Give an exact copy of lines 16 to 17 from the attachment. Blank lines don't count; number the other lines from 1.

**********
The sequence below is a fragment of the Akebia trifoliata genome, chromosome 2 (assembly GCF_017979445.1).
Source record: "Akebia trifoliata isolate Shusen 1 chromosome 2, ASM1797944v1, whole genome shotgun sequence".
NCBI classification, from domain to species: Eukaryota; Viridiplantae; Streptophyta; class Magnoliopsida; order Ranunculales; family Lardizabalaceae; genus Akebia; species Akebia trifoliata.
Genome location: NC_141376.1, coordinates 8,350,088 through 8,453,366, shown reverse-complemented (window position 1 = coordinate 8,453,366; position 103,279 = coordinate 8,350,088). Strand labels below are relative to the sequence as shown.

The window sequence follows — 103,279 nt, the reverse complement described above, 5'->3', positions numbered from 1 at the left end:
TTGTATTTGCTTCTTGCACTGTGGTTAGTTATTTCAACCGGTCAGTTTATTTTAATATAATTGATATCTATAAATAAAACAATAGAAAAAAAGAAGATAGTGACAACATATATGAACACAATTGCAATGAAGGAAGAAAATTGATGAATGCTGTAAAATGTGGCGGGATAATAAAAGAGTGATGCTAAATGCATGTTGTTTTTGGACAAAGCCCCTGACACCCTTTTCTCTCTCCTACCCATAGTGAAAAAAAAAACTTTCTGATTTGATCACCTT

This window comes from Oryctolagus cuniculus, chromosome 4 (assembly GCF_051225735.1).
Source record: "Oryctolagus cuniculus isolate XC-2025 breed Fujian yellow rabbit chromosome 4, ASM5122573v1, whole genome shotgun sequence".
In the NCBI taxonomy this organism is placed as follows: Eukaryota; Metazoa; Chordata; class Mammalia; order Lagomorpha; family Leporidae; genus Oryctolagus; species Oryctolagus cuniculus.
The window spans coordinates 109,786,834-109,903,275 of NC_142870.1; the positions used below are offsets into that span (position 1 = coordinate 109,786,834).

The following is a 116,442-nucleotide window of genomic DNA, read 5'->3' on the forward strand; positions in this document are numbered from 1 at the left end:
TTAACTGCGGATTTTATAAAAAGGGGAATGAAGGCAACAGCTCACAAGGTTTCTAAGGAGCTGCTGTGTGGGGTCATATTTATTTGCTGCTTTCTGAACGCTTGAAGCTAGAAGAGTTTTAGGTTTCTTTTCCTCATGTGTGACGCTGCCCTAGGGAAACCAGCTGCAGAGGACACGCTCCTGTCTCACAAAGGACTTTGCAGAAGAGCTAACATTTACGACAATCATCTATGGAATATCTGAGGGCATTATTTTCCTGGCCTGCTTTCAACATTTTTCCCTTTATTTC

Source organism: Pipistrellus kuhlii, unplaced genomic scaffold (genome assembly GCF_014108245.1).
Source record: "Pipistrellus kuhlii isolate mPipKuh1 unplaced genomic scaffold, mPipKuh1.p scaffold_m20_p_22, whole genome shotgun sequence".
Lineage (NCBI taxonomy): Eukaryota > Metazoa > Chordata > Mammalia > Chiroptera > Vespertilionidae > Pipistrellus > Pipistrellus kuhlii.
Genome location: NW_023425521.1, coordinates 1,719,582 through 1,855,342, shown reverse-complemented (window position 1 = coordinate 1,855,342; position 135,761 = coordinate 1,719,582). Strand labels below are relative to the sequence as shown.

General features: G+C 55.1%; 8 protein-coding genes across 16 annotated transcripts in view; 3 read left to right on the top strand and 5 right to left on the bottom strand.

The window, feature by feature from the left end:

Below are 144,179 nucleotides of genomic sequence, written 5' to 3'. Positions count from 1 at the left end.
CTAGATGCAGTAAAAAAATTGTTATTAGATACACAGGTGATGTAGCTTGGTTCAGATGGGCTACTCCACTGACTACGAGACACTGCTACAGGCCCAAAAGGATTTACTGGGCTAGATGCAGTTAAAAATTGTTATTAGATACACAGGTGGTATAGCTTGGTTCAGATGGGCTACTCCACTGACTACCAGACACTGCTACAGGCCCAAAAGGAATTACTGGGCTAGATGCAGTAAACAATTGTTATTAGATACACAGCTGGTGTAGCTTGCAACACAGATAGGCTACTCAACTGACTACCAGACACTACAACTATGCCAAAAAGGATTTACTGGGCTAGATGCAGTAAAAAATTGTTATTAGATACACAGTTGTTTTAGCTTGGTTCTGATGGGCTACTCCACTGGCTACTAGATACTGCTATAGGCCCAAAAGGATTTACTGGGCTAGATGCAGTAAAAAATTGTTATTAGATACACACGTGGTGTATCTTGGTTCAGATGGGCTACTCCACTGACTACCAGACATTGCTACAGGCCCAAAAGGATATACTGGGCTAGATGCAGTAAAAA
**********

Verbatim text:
Genome location: NW_023425521.1, coordinates 1,719,582 through 1,855,342, shown reverse-complemented (window position 1 = coordinate 1,855,342; position 135,761 = coordinate 1,719,582). Strand labels below are relative to the sequence as shown.

General features: G+C 55.1%; 8 protein-coding genes across 16 annotated transcripts in view; 3 read left to right on the top strand and 5 right to left on the bottom strand.